Link to Pubmed [PMID] – 32187541
Link to DOI – S2211-1247(20)30273-410.1016/j.celrep.2020.02.099
Cell Rep 2020 03; 30(11): 3682-3690.e6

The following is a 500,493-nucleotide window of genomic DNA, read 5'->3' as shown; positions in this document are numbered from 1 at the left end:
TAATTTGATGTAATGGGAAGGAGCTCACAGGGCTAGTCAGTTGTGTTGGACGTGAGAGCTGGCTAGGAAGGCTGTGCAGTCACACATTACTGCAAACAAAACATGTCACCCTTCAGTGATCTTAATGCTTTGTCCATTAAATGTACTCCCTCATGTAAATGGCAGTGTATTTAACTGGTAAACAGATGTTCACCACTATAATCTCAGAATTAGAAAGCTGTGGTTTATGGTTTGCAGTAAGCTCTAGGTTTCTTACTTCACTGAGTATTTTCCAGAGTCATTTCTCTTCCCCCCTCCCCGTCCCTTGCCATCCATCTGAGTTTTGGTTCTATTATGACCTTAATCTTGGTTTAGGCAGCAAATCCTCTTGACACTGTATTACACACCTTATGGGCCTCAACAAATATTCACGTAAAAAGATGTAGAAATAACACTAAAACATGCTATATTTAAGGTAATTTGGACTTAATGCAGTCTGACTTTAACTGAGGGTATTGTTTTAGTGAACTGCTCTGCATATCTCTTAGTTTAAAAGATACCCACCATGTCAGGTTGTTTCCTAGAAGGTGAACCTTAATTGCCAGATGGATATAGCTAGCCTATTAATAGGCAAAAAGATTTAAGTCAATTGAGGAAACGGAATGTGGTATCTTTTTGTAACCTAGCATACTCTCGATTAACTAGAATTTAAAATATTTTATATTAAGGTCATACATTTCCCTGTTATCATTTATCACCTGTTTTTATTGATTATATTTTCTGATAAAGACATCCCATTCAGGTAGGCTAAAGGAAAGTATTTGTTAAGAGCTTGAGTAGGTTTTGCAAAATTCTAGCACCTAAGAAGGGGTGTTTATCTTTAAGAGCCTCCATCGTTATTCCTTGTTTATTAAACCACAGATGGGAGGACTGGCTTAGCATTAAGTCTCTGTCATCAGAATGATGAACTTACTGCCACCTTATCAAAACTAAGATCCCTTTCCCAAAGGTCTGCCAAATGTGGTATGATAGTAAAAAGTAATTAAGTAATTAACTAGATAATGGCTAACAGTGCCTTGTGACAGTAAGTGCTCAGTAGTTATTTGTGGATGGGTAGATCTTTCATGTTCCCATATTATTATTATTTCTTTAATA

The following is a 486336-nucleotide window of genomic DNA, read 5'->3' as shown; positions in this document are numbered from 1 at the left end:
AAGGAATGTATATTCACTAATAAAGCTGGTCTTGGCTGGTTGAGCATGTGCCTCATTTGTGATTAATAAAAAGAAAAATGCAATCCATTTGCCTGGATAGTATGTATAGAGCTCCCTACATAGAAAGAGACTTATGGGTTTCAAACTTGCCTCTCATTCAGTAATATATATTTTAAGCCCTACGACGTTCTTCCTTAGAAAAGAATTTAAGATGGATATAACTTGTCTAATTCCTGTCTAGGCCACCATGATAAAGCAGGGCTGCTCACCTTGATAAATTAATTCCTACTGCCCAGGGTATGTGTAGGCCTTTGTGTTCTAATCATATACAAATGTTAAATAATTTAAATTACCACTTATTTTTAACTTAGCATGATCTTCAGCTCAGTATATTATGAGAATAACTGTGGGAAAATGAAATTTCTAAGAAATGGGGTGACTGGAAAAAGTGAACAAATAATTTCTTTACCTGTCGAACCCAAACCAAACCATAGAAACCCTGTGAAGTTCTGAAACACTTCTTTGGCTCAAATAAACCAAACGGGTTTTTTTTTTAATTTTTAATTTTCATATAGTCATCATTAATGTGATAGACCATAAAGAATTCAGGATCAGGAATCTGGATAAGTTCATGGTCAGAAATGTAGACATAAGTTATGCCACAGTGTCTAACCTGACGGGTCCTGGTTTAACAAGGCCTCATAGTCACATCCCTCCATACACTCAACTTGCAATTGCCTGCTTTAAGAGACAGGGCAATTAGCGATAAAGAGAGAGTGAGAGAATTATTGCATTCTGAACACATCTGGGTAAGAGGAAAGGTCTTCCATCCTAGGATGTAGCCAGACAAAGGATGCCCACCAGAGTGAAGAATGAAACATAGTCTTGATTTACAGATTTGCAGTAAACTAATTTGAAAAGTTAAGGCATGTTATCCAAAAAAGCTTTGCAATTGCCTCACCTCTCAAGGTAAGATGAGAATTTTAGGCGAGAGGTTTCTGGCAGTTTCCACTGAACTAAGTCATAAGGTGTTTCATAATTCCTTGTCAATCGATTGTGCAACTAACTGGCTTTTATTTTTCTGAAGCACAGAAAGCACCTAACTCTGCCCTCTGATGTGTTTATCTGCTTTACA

Major depressive disorders (MDDs) constitute a leading cause of disability worldwide and current pharmacological treatments are partially effective. The gut microbiota (GM) has recently emerged as a target of therapeutic interest for MDDs. In this study, we transfer GM from mice that sustained unpredictable chronic mild stress (UCMS) to healthy recipient mice. The fecal transfer induces despair-like behavior, decreases neurogenesis in the hippocampus (HpC), and impairs the antidepressant and neurogenic effects of a standard selective serotonin (5-HT) reuptake inhibitor, fluoxetine (FLX). These effects are paralleled by deficits in 5-HT bioavailability, biosynthesis, and reuptake in the HpC. Treatment with 5-hydroxytryptophan restores the levels of 5-HT and its precursors in the HpC, improves HpC neurogenesis, and alleviates despair-like symptoms. Our results reveal that stress-induced changes in GM are involved in the pathogenesis of depressive disorders and minimize FLX efficacy via alterations in the serotonergic pathway of Trp metabolism.